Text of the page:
More than that, my friend Jill and I almost died trying to see her two weeks ago. On the last night of her nationwide book tour, she came to a small bookstore in Dallas. Jill and I — along with thousands of Tab’s closest friends — crawled through an asphalt parking lot in Texas (and let me tell you, fall has not quite arrived here!) until we got a hug and a minute with Dr. Brown, as I shall now call her. By the end, Jill and I were almost literally crawling, and the next day it felt like we’d run at least a half-marathon. Is “almost died” an exaggeration? I’m 54. Let me life and die as I will.

Here’s the best life advice I’ve learned from Dr. Brown since I started following her a few years ago and, especially, in the past 18 months:

Let me use it in a sentence, spelling bee style:

“I’m going to add some avocado to this sandwich … and I can because that’s my business.”

“I’m going to work in my pajamas today … and I can because that’s my business.”

“I’m going to have wine with dinner on a Tuesday … because that’s my business.”

“I’m going to go stay home with my husband on a Saturday night and watch Friends reruns … because that’s my business.”

“That’s my business” gives me permission to do whatever I want without any concern for what anybody else has to say or think about it. Now, I didn’t need much permission to get down Tab’s road. But many people do. And now I have succinct words for it. And those words are empowering.

Here’s the other side of this life lesson. If what I do is MY business, what YOU do is YOUR business.


You might want to read that sentence again. I might need to read it every damn day!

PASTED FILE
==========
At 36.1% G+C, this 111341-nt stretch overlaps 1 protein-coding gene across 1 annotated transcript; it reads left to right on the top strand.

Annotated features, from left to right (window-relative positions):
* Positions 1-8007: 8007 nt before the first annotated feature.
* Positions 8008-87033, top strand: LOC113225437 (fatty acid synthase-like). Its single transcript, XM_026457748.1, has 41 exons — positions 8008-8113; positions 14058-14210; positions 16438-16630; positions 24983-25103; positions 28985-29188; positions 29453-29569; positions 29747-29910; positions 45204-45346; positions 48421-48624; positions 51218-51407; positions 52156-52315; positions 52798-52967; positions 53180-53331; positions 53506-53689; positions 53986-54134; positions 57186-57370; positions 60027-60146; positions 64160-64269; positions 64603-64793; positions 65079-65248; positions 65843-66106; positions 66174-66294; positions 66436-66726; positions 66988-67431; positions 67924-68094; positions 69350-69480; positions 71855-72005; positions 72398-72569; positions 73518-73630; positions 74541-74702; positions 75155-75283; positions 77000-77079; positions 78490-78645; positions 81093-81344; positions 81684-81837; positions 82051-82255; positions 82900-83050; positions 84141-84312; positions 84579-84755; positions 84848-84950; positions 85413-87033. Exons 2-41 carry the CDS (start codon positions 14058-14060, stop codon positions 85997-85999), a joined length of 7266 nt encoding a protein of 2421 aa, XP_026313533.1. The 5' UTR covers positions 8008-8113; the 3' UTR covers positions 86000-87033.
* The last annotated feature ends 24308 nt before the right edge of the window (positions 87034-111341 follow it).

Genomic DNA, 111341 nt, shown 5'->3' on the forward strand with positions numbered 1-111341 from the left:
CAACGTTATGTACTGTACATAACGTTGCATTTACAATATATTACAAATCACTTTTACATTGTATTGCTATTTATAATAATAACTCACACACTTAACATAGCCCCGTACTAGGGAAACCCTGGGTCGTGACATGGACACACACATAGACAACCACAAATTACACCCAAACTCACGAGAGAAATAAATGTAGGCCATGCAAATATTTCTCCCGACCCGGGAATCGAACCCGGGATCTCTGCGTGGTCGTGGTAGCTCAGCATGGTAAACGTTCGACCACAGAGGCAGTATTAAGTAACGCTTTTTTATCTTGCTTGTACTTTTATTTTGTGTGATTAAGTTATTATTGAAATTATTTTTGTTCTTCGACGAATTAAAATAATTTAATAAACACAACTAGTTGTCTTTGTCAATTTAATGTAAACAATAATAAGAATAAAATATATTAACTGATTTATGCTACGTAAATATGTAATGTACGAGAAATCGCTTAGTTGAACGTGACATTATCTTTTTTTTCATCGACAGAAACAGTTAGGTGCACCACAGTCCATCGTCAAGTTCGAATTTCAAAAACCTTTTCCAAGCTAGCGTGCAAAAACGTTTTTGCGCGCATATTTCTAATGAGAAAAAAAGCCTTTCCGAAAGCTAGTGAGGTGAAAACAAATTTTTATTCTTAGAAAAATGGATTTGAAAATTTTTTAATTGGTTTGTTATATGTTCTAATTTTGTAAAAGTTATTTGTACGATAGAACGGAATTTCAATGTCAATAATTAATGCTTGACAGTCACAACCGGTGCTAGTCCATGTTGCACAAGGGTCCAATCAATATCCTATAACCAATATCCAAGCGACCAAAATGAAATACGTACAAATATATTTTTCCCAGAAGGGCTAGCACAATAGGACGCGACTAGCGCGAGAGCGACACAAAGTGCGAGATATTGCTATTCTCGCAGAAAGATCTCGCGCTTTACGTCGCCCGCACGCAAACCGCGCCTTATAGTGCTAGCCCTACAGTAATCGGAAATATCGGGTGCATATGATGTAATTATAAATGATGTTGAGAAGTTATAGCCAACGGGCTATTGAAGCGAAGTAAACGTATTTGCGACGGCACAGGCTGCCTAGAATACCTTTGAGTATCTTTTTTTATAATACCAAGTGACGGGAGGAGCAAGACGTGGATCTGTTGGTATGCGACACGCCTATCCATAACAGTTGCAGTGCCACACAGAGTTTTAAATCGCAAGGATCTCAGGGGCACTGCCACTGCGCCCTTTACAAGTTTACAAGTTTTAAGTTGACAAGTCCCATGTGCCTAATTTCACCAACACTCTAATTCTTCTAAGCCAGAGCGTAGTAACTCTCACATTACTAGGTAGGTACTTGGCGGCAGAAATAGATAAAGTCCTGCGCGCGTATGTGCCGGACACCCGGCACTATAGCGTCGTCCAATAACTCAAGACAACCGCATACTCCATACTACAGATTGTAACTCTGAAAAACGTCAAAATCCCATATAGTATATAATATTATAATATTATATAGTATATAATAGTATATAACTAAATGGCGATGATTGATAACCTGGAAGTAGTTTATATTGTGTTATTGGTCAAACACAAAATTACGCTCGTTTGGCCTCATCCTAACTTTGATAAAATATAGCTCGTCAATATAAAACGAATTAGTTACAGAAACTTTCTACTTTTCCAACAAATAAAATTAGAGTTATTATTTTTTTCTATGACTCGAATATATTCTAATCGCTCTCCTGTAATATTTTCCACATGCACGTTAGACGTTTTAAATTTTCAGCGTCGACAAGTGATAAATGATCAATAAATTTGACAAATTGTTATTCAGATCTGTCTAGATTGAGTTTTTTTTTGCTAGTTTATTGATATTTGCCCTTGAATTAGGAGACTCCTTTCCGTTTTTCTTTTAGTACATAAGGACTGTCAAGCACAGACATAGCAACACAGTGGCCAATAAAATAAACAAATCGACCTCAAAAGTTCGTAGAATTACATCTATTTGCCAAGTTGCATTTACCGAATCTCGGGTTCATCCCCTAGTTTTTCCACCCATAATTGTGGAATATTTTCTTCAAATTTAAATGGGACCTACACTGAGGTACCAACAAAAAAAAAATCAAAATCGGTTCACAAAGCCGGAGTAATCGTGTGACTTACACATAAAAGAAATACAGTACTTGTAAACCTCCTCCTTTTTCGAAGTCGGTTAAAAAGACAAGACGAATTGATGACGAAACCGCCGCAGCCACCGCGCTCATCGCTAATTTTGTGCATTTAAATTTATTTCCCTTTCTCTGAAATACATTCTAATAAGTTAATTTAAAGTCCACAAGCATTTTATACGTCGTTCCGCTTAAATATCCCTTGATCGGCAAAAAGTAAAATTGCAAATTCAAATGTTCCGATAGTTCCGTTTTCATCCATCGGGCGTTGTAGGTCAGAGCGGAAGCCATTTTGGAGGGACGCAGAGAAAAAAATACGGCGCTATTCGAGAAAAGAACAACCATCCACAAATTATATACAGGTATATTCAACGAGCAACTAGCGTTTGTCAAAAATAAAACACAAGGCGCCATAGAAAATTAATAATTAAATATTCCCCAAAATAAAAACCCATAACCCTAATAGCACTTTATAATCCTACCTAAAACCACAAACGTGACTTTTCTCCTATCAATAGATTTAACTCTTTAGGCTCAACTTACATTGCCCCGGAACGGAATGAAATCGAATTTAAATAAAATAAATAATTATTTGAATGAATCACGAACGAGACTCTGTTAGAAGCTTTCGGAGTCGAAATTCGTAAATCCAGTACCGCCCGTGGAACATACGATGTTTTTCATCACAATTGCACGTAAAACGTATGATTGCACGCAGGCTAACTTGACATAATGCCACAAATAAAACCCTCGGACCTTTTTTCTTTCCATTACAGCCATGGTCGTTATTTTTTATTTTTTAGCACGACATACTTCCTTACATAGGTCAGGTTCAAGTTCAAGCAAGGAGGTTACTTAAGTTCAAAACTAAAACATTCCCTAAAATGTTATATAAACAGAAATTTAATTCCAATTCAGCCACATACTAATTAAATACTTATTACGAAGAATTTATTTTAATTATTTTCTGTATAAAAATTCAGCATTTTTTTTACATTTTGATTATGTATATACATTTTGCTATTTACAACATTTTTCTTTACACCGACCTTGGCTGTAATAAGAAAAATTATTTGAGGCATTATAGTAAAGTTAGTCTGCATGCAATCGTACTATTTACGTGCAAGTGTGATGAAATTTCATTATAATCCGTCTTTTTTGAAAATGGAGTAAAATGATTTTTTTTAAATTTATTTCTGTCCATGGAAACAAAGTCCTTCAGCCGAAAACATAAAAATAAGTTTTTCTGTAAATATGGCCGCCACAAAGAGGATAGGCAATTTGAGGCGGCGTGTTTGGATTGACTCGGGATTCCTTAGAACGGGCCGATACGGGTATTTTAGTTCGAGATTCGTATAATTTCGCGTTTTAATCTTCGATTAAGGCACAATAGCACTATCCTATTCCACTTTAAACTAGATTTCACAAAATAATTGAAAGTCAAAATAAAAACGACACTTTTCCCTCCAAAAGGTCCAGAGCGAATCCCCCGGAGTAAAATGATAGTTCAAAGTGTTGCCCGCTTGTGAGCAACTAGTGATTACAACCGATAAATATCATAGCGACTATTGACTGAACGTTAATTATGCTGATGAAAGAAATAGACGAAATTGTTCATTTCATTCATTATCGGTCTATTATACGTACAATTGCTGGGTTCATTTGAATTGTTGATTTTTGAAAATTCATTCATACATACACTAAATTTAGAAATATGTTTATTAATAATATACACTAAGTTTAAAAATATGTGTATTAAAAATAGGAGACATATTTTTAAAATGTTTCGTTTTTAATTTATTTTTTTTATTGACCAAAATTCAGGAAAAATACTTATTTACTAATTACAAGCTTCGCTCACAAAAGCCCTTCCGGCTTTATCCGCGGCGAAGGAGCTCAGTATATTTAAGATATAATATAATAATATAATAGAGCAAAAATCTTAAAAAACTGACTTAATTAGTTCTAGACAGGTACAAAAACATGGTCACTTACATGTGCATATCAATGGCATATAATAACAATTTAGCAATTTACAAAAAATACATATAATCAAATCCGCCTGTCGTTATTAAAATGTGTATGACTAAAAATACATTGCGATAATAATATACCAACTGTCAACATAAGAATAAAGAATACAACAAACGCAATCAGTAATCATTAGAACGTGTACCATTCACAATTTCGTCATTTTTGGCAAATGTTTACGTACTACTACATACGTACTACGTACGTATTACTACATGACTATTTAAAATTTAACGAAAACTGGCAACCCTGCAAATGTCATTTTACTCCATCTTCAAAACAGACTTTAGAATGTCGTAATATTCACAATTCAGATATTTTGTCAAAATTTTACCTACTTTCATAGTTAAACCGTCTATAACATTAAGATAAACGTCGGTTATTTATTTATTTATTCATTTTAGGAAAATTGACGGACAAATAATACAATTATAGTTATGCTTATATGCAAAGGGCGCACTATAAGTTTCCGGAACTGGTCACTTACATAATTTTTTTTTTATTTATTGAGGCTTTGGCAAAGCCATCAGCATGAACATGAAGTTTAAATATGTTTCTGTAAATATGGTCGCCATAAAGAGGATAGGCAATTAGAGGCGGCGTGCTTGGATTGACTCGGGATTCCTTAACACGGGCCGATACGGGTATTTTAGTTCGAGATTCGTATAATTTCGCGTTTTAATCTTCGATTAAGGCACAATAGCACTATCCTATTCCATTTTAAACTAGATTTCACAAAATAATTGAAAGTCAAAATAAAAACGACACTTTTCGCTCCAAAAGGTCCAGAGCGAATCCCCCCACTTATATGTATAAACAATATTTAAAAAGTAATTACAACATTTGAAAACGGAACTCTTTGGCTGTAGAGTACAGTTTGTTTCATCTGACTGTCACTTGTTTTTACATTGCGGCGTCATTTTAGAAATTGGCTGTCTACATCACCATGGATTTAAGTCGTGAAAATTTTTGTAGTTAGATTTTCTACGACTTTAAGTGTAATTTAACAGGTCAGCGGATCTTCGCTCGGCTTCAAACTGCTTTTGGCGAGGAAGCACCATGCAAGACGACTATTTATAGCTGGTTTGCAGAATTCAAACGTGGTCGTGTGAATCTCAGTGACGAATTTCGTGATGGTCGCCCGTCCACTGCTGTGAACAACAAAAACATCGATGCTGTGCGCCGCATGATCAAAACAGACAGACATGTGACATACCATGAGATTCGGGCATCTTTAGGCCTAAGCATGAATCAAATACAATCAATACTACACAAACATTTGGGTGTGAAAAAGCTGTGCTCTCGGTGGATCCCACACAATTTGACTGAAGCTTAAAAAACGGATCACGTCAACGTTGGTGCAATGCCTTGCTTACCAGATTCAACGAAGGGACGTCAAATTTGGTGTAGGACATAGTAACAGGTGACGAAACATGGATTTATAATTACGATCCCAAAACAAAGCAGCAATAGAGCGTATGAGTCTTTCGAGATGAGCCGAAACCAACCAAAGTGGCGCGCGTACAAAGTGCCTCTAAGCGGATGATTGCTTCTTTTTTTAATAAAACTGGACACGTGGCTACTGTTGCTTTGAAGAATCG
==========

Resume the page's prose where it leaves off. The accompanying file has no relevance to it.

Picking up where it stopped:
Being human comes with so much judgment. I literally said to my husband one day when I had babies: “I don’t think I could ever be friends with someone who doesn’t breastfeed.”

Tabitha Brown’s new book is just out, sitting on my nightstand, waiting to teach me!

Where was Tab when I was 30? Because 30something Dawn needed to Calm The Fuck Down. Now, I still will preach about the benefits of breastfeeding, but by the time my kids were in grade school, I can assure you it was no longer a dealbreaker. I walk around in life meeting women and have zero thought to how they fed their babies. Zero!

How many other things are there in life like that — things that would be smoothed over by a bit of “that’s my business?”

It’s your business to … FILL IN THE BLANK. Dr. Brown has put words to the fact that we can do this all damn day. And so can everyone around you.

Now, I still have judgment. Things like putting ketchup on perfectly good fries before you taste them, refusing to take the subway when visiting New York City, and voting for Donald Trump are your business … but I will talk about your choices if you do them.